Input validation on multiple regex

One of the things I like about writing advanced functions is the ability to validate the input. if you test the input immediately you can  often stop mistakes being made. Mistakes that could damage your system!

One of the validation options is to test the input against a regular expression. Not being a big fan of regular expressions I don’t use this often but one option that came up on the forum was testing against more than one regex.

DISCLAIMER – The regex I’m using aer for illustrative purposes only and I don’t claim they are the best way of doing this.

This function uses a simple regex to validate the input starts with a letter:

function Test-Pval
{
  [CmdletBinding()]
  Param
  (
    [ValidatePattern(“^[a-z]”)]
    [String]
    $parm1
  )
  Write-Host “Input was $parm1”
}

£> Test-Pval abcd
Input was abcd

£> Test-Pval Abcd
Input was Abcd

£> Test-Pval 2bcd
Test-Pval : Cannot validate argument on parameter ‘parm1’. The argument “2bcd” does not match the “^[a-z]” pattern.
Supply an argument that matches “^[a-z]” and try the command again.
At line:1 char:11
+ Test-Pval 2bcd
+           ~~~~
    + CategoryInfo          : InvalidData: (:) [Test-Pval], ParameterBindingValidationException
    + FullyQualifiedErrorId : ParameterArgumentValidationError,Test-Pval

 

Lets also assume that we want to be able to accept input starting with @ or #

function Test-Pval
{
  [CmdletBinding()]
  Param
  (
    #[ValidatePattern(“^[a-z]”)]
    [ValidatePattern(“^[@,#]”)]
    [String]
    $parm1
  )
  Write-Host “Input was $parm1”
}

£> Test-Pval 2bcd
Test-Pval : Cannot validate argument on parameter ‘parm1’. The argument “2bcd” does not match the “^[@,#]” pattern.
Supply an argument that matches “^[@,#]” and try the command again.
At line:1 char:11
+ Test-Pval 2bcd
+           ~~~~
    + CategoryInfo          : InvalidData: (:) [Test-Pval], ParameterBindingValidationException
    + FullyQualifiedErrorId : ParameterArgumentValidationError,Test-Pval
 

£> Test-Pval abcd
Test-Pval : Cannot validate argument on parameter ‘parm1’. The argument “abcd” does not match the “^[@,#]” pattern.
Supply an argument that matches “^[@,#]” and try the command again.
At line:1 char:11
+ Test-Pval abcd
+           ~~~~
    + CategoryInfo          : InvalidData: (:) [Test-Pval], ParameterBindingValidationException
    + FullyQualifiedErrorId : ParameterArgumentValidationError,Test-Pval
 

£> Test-Pval @bcd
Test-Pval : Cannot validate argument on parameter ‘parm1’. The argument “” does not match the “^[@,#]” pattern.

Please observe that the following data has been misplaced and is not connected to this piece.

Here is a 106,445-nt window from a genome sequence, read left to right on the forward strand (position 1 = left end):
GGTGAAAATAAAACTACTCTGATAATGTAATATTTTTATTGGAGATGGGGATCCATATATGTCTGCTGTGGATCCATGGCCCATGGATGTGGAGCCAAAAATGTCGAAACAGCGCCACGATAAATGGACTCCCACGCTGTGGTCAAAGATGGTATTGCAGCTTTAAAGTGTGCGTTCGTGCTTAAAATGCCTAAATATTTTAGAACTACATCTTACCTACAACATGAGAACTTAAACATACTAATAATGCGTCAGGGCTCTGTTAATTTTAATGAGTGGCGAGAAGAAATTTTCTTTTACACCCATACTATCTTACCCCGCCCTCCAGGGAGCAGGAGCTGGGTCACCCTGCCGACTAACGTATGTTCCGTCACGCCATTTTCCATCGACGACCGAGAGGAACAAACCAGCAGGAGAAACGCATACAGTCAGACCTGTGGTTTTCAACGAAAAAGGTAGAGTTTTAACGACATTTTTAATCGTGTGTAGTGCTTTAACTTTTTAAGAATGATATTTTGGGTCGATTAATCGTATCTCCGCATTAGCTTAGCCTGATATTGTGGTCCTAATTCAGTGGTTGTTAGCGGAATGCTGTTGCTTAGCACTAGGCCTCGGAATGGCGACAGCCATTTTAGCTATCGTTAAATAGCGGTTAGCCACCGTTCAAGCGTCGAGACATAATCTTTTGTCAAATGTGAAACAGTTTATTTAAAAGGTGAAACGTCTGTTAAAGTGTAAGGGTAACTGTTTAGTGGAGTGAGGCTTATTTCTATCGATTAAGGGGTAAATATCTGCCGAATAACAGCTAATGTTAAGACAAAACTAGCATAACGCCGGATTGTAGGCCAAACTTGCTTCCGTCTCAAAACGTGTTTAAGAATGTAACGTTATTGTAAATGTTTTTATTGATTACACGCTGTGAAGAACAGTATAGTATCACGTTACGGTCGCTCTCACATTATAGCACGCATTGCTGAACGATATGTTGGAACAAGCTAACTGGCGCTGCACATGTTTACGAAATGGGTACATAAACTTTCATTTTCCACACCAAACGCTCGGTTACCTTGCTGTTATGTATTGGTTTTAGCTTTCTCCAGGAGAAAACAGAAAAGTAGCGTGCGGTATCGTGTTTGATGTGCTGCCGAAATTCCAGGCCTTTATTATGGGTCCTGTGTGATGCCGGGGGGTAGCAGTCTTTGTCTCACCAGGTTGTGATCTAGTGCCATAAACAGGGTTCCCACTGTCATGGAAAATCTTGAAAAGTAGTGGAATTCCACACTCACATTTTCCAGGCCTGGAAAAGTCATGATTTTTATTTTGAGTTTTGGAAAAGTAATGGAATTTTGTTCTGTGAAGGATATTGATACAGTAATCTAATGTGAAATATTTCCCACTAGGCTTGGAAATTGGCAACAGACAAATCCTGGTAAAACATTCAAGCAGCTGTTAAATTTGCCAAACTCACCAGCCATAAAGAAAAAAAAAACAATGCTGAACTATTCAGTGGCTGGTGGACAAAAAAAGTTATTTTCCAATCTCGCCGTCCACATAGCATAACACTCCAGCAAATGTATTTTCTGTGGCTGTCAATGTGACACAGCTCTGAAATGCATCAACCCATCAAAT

Supply an argument that matches “^[@,#]” and try the command again.
At line:1 char:11
+ Test-Pval @bcd
+           ~~~~
    + CategoryInfo          : InvalidData: (:) [Test-Pval], ParameterBindingValidationException
    + FullyQualifiedErrorId : ParameterArgumentValidationError,Test-Pval
 

£> Test-Pval ‘@bcd’
Input was @bcd

£> Test-Pval ‘#bcd’
Input was #bcd

£> Test-Pval ‘?bcd’
Test-Pval : Cannot validate argument on parameter ‘parm1’. The argument “?bcd” does not match the “^[@,#]” pattern.
Supply an argument that matches “^[@,#]” and try the command again.
At line:1 char:11
+ Test-Pval ‘?bcd’
+           ~~~~~~
    + CategoryInfo          : InvalidData: (:) [Test-Pval], ParameterBindingValidationException
    + FullyQualifiedErrorId : ParameterArgumentValidationError,Test-Pval

 

The previous acceptable input is now rejected and only input starting with @ or # is accepted.

To combine the 2 patterns we use the | symbol which is an OR operator in regex

function Test-Pval
{
  [CmdletBinding()]
  Param
  (
    [ValidatePattern(“^[a-z | @,#]”)]
    [String]
    $parm1
  )
  Write-Host “Input was $parm1”
}

function Test-Pval
{
  [CmdletBinding()]
  Param
  (
    [ValidatePattern(“^[a-z | @,#]”)]
    [String]
    $parm1
  )
  Write-Host “Input was $parm1”
}

Which when used give this

£> Test-Pval abcd
Input was abcd

£> Test-Pval Abcd
Input was Abcd

£> Test-Pval 2bcd
Test-Pval : Cannot validate argument on parameter ‘parm1’. The argument “2bcd” does not match the “^[a-z | @,#]”
pattern. Supply an argument that matches “^[a-z | @,#]” and try the command again.
At line:1 char:11
+ Test-Pval 2bcd
+           ~~~~
    + CategoryInfo          : InvalidData: (:) [Test-Pval], ParameterBindingValidationException
    + FullyQualifiedErrorId : ParameterArgumentValidationError,Test-Pval
 

£> Test-Pval ‘@bcd’
Input was @bcd

£> Test-Pval ‘#bcd’
Input was #bcd

£> Test-Pval ‘?bcd’
Test-Pval : Cannot validate argument on parameter ‘parm1’. The argument “?bcd” does not match the “^[a-z | @,#]”
pattern. Supply an argument that matches “^[a-z | @,#]” and try the command again.
At line:1 char:11
+ Test-Pval ‘?bcd’
+           ~~~~~~
    + CategoryInfo          : InvalidData: (:) [Test-Pval], ParameterBindingValidationException
    + FullyQualifiedErrorId : ParameterArgumentValidationError,Test-Pval

Expect to spend a long time figuring out the regex though Smile

This entry was posted in Powershell Basics. Bookmark the permalink.

Leave a Reply

Fill in your details below or click an icon to log in:

WordPress.com Logo

You are commenting using your WordPress.com account. Log Out / Change )

Twitter picture

You are commenting using your Twitter account. Log Out / Change )

Facebook photo

You are commenting using your Facebook account. Log Out / Change )

Google+ photo

You are commenting using your Google+ account. Log Out / Change )

Connecting to %s